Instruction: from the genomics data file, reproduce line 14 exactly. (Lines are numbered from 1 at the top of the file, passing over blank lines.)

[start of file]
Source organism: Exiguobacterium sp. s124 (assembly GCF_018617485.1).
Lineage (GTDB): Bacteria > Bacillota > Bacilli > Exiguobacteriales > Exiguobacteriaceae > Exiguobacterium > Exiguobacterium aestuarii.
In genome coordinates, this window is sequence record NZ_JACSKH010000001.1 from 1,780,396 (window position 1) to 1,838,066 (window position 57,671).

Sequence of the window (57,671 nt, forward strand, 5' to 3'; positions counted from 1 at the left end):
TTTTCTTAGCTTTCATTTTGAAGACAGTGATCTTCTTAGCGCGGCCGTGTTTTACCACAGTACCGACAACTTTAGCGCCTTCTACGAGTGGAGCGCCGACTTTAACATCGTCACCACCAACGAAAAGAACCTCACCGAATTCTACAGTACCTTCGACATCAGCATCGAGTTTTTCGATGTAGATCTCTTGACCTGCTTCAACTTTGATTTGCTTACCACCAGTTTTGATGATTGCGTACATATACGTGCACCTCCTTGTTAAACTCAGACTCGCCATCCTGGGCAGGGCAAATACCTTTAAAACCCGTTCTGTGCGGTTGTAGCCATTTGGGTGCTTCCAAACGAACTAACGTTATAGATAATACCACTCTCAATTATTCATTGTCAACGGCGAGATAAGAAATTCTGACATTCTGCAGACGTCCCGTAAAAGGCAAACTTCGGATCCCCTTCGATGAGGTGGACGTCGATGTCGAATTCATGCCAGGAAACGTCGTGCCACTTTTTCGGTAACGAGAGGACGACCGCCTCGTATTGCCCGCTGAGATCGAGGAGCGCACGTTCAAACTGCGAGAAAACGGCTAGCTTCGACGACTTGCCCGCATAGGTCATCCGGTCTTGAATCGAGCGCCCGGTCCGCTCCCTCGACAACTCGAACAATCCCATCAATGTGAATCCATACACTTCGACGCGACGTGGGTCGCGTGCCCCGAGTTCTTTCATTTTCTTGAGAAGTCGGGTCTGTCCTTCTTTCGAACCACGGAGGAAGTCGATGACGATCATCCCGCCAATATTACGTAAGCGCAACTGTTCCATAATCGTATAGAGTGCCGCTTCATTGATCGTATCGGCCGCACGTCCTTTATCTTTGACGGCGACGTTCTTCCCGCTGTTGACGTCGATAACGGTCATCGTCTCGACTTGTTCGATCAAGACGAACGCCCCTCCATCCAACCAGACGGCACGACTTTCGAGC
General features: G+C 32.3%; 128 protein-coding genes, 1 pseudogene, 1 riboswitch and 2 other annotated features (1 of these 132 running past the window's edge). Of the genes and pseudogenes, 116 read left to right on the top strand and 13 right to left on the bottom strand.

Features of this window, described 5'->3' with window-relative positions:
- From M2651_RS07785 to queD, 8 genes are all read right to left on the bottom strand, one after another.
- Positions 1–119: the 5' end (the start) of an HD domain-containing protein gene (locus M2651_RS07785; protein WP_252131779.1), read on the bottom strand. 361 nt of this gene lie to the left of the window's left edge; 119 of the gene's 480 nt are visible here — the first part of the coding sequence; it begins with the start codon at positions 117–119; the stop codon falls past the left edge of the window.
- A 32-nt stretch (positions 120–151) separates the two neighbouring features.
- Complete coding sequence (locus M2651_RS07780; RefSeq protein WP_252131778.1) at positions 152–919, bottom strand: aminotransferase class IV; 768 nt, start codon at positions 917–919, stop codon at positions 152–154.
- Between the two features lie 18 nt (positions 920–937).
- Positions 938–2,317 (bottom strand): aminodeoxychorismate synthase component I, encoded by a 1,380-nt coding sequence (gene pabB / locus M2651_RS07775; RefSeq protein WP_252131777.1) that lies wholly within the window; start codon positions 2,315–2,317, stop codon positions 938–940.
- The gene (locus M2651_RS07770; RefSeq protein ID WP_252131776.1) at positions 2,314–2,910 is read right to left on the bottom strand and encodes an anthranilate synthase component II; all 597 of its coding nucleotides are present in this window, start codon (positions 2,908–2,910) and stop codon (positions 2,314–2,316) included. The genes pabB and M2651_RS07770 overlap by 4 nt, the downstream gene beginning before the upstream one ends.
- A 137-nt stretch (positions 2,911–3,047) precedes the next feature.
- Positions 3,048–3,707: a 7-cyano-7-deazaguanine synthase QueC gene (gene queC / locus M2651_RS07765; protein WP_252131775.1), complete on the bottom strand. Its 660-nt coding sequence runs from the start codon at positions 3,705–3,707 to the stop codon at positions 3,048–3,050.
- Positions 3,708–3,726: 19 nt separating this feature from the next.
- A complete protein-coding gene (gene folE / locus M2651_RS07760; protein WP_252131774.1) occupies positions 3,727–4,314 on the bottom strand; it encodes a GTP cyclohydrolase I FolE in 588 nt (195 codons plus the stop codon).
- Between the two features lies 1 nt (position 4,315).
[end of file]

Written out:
- The gene (locus M2651_RS07770; RefSeq protein ID WP_252131776.1) at positions 2,314–2,910 is read right to left on the bottom strand and encodes an anthranilate synthase component II; all 597 of its coding nucleotides are present in this window, start codon (positions 2,908–2,910) and stop codon (positions 2,314–2,316) included. The genes pabB and M2651_RS07770 overlap by 4 nt, the downstream gene beginning before the upstream one ends.